Habilian: As you said above, Many of madrassas in East and South East Asia who are the main promoters of violence and hatred against minorities are run under the influence of Saudi Arabia. In your opinion, Why the West does not put pressure on Saudi Arabia to stop contributing this institutes?
Hashmi: The US considers Saudi Arabia and other autocratic Gulf regimes allies against Iran, Syria, and in the long run, against Russia and China. They are also covertly anti-Palestinian, and pro-Israel.
Habilian: In recent years, we have seen the efforts by Saudi Arabia and its Wahhabi clergymen to improve relations with Deobandi religious leaders of the subcontinent and proximity to Darul Uloom Deoband. Even, it seems that moderate Deobandis have changed in recent years. (something that is visible in their publications and media.) How do you assess this issue? Is the extreme Wahhabism Saudi looking for influencing the Traditional ideas of the subcontinent? What’s the Deobandyah strategy in the region?
Hashmi: Thousands of Deobandi ulama (clerics) ever since 9/11 have been publicly condemning terrorism in general, al Qaeda and ISIS in particular. They issued fatwas against Osama bin Laden and al Qaeda. The ongoing Saudi-Deobandi nexus may be attributed to Saudi charity, which Deobandi clerics possibly can’t decline. I don’t think there is any ideological convergence between Deoband and Saudi Wahhabi clerics.
Habilian: Do you have any estimation about the number and diversity of radical (Extremist religious) groups and movements in Bangladesh? Could you please tell us about the agendas that these groups peruse and the social classes that they belong to?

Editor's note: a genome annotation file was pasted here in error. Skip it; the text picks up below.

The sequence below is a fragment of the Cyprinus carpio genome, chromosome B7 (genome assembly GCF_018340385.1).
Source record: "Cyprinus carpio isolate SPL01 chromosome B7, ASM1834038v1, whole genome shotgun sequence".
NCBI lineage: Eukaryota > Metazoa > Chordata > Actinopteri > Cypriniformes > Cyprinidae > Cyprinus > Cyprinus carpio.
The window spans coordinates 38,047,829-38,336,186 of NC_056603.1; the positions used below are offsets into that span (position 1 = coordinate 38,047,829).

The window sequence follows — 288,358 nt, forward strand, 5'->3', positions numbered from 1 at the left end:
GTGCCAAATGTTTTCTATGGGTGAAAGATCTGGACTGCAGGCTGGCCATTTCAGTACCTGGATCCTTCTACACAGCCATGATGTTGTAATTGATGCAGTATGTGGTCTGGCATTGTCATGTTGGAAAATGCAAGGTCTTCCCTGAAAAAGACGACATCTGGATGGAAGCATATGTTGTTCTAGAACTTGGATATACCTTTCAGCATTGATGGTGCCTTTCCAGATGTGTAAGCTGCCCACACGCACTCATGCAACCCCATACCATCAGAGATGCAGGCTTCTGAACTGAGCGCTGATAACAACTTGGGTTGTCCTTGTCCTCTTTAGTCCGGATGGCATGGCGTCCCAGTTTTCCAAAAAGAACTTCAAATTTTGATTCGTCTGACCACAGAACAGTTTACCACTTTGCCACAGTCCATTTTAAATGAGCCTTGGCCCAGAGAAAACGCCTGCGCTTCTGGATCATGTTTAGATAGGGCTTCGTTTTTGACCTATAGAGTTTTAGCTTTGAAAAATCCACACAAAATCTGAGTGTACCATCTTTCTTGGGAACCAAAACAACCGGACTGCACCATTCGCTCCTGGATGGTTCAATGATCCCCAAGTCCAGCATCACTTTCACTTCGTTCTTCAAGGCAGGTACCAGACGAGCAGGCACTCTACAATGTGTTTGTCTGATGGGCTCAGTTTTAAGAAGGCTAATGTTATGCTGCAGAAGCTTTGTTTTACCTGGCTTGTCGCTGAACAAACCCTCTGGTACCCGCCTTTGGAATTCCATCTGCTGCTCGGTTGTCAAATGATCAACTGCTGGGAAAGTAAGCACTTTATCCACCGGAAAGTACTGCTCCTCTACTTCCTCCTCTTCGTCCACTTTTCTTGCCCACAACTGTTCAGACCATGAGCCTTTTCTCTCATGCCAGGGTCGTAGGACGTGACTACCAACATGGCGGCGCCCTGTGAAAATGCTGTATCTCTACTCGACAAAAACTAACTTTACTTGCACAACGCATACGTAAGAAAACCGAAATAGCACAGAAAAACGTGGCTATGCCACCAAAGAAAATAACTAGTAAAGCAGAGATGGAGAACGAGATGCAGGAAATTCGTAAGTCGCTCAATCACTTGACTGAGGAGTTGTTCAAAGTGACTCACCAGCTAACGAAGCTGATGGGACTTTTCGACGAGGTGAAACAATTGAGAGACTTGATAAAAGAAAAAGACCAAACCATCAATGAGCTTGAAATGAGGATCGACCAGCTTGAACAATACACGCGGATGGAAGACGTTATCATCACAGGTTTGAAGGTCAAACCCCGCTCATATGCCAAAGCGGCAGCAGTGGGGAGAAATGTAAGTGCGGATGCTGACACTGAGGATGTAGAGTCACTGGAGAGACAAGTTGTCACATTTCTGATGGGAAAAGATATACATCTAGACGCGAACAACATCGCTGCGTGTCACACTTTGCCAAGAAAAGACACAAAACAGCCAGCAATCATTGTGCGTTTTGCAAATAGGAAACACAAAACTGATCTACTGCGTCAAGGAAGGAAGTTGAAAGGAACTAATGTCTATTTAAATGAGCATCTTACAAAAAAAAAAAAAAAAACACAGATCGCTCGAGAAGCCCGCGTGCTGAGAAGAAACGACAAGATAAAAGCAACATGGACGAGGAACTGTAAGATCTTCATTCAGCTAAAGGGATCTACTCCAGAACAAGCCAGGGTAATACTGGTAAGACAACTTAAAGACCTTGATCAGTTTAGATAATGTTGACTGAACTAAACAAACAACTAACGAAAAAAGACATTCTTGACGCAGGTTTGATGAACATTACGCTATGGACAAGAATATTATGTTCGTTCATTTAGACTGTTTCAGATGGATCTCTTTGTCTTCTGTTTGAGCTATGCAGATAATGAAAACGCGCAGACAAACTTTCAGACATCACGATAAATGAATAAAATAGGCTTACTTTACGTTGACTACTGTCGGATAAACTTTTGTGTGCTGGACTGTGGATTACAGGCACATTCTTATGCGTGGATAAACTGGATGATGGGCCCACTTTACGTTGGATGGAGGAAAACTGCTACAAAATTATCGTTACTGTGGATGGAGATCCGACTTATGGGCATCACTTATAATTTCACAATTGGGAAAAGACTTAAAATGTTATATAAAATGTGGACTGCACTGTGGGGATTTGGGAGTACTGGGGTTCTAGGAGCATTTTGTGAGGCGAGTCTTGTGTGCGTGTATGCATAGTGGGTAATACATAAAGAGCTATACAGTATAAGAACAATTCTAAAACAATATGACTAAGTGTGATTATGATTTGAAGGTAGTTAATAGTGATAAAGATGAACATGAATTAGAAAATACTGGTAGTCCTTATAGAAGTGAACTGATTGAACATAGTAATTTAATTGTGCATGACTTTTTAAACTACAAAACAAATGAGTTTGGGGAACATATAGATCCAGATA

Hashmi: There are several legal Islamist organizations, such as the Jamaat-e-Islami (JI), United Islamic Front, Khilafat Majlis, Hifazat-e-Islam, Islamic Constitution Movement, etc. While the JI is the largest among them, it has the stigma of collaborating with the Pakistani military junta who killed tens of thousands of Bangladeshis during the Liberation War for Bangladesh in 1971. All its top leaders have been executed in the recent past for its alleged commission of war crimes in 1971. The JI officially does not condone terrorism, but it is widely believed that some of its younger activists/supporters have resorted to violent means of protests, if not terrorism per se. Other groups have very limited support and most of them do not get much electoral support to capture seats in the National Parliament. Among the illicit/terrorist Islamist groups, the Jamaat-ul Mujahedeen Bangladesh (JMB), Harkat-ul Jihad-e-Islami Bangladesh (HUJI-B), and Hizbut Tahrir (HT) are the most prominent ones. While the HUJI-B and HT are said to have joined hands with the ISIS – are widely believed to be involved in the latest terror attacks in Bangladesh – the HUJI-B is said to have sponsored certain splinter terrorist groups in the country, and is said to be linked with al Qaeda in the Indian Subcontinent (AQIS). While the JI and other legal Islamist groups believe in constitutional politics (at least officially), others believe in violent overthrow of so-called democratic and secular system of governance in Bangladesh, with a view to establishing Sharia law as the guiding principles of governance. Some JMB, HT and HUJI-B activists are secular educated belonging to upper middle classes, many Islamist radicals come from lower classes, and a few are madrasa-educated as well.